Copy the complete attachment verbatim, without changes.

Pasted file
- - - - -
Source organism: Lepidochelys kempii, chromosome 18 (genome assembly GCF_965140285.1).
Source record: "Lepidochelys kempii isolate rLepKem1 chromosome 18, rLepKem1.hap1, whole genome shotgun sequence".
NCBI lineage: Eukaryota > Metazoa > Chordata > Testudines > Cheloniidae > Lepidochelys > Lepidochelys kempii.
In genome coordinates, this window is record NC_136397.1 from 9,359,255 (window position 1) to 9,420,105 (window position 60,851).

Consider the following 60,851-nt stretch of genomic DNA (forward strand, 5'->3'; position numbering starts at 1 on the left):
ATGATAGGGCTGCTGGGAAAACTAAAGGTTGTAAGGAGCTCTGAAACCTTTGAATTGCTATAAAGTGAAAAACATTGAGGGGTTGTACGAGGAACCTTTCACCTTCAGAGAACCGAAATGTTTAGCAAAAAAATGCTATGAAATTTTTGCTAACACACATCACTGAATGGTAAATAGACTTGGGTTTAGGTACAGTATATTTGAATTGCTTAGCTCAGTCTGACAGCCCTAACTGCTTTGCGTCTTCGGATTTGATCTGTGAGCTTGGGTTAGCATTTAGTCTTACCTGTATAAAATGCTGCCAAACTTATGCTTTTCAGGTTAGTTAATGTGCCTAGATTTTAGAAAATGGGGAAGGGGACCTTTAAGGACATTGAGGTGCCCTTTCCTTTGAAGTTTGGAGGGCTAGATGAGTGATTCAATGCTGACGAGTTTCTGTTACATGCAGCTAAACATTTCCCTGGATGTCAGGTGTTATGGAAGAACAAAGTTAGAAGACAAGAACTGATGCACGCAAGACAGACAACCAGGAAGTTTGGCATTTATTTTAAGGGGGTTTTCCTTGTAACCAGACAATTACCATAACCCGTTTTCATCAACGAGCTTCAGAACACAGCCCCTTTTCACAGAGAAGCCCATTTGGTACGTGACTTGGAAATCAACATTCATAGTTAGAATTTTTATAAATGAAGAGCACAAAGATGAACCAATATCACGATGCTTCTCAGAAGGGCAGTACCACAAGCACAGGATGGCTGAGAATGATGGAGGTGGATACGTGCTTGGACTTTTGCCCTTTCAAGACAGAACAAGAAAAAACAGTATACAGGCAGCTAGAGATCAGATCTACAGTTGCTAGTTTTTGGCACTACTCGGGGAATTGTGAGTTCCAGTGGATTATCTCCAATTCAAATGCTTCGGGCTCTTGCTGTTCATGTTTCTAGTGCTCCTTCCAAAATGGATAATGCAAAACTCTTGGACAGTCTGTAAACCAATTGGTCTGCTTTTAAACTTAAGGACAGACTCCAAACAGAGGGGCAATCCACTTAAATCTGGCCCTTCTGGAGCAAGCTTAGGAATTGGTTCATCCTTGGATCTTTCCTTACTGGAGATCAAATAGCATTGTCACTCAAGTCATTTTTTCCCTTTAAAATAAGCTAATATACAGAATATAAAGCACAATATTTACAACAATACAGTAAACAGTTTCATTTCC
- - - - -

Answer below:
Source organism: Lepidochelys kempii, chromosome 18 (genome assembly GCF_965140285.1).
Source record: "Lepidochelys kempii isolate rLepKem1 chromosome 18, rLepKem1.hap1, whole genome shotgun sequence".
NCBI lineage: Eukaryota > Metazoa > Chordata > Testudines > Cheloniidae > Lepidochelys > Lepidochelys kempii.
In genome coordinates, this window is record NC_136397.1 from 9,359,255 (window position 1) to 9,420,105 (window position 60,851).

Consider the following 60,851-nt stretch of genomic DNA (forward strand, 5'->3'; position numbering starts at 1 on the left):
ATGATAGGGCTGCTGGGAAAACTAAAGGTTGTAAGGAGCTCTGAAACCTTTGAATTGCTATAAAGTGAAAAACATTGAGGGGTTGTACGAGGAACCTTTCACCTTCAGAGAACCGAAATGTTTAGCAAAAAAATGCTATGAAATTTTTGCTAACACACATCACTGAATGGTAAATAGACTTGGGTTTAGGTACAGTATATTTGAATTGCTTAGCTCAGTCTGACAGCCCTAACTGCTTTGCGTCTTCGGATTTGATCTGTGAGCTTGGGTTAGCATTTAGTCTTACCTGTATAAAATGCTGCCAAACTTATGCTTTTCAGGTTAGTTAATGTGCCTAGATTTTAGAAAATGGGGAAGGGGACCTTTAAGGACATTGAGGTGCCCTTTCCTTTGAAGTTTGGAGGGCTAGATGAGTGATTCAATGCTGACGAGTTTCTGTTACATGCAGCTAAACATTTCCCTGGATGTCAGGTGTTATGGAAGAACAAAGTTAGAAGACAAGAACTGATGCACGCAAGACAGACAACCAGGAAGTTTGGCATTTATTTTAAGGGGGTTTTCCTTGTAACCAGACAATTACCATAACCCGTTTTCATCAACGAGCTTCAGAACACAGCCCCTTTTCACAGAGAAGCCCATTTGGTACGTGACTTGGAAATCAACATTCATAGTTAGAATTTTTATAAATGAAGAGCACAAAGATGAACCAATATCACGATGCTTCTCAGAAGGGCAGTACCACAAGCACAGGATGGCTGAGAATGATGGAGGTGGATACGTGCTTGGACTTTTGCCCTTTCAAGACAGAACAAGAAAAAACAGTATACAGGCAGCTAGAGATCAGATCTACAGTTGCTAGTTTTTGGCACTACTCGGGGAATTGTGAGTTCCAGTGGATTATCTCCAATTCAAATGCTTCGGGCTCTTGCTGTTCATGTTTCTAGTGCTCCTTCCAAAATGGATAATGCAAAACTCTTGGACAGTCTGTAAACCAATTGGTCTGCTTTTAAACTTAAGGACAGACTCCAAACAGAGGGGCAATCCACTTAAATCTGGCCCTTCTGGAGCAAGCTTAGGAATTGGTTCATCCTTGGATCTTTCCTTACTGGAGATCAAATAGCATTGTCACTCAAGTCATTTTTTCCCTTTAAAATAAGCTAATATACAGAATATAAAGCACAATATTTACAACAATACAGTAAACAGTTTCATTTCC